From Darren Rovell:
In 2002, while I was still at ESPN, I was asked to do predictions for the following year. When I predicted that more teams would institute variable pricing, I don’t think I was going too far out on a limb. But when I said “the sports world could eventually adopt the airline practice” of price fluctuation, I was definitely ahead of my time.
Six years later, the San Francisco Giants are going to bring airline pricing to sports. The walk-up sales for hundreds of seats for each of next season’s home games could dynamically change, based on supply and demand.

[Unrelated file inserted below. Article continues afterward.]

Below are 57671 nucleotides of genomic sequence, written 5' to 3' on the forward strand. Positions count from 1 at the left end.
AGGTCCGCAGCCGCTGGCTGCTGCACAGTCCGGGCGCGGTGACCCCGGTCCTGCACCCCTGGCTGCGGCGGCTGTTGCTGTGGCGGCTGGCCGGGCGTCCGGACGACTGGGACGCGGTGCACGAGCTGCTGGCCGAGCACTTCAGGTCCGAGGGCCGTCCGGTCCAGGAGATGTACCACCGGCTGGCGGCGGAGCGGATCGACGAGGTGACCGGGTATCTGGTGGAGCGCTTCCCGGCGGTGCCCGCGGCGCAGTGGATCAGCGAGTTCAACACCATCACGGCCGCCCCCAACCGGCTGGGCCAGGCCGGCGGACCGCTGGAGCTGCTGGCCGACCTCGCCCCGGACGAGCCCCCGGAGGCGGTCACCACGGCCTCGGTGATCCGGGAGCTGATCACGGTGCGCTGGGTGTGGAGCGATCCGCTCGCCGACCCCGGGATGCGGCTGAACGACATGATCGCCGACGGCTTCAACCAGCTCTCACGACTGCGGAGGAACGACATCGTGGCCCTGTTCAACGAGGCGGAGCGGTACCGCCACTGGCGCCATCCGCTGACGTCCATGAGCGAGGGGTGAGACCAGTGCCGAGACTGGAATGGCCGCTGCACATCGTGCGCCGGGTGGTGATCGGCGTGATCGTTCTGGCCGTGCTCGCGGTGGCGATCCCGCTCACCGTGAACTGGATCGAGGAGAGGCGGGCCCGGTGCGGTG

Brokers have done it forever, but teams haven’t taken a shot at it. But the weak economy probably forced the issue, as teams are now going to look to get the most bang for their buck based on true market factors.
This only makes sense, but I’m skeptical that the weak economy had much to do with it. Because the marginal cost of letting fans into a stadium is zero when attendance is below capacity, it only makes sense to broker deals with fans in order to maximize revenue (and profits). This is true in good times and in bad.
HT to student Chris Kaufman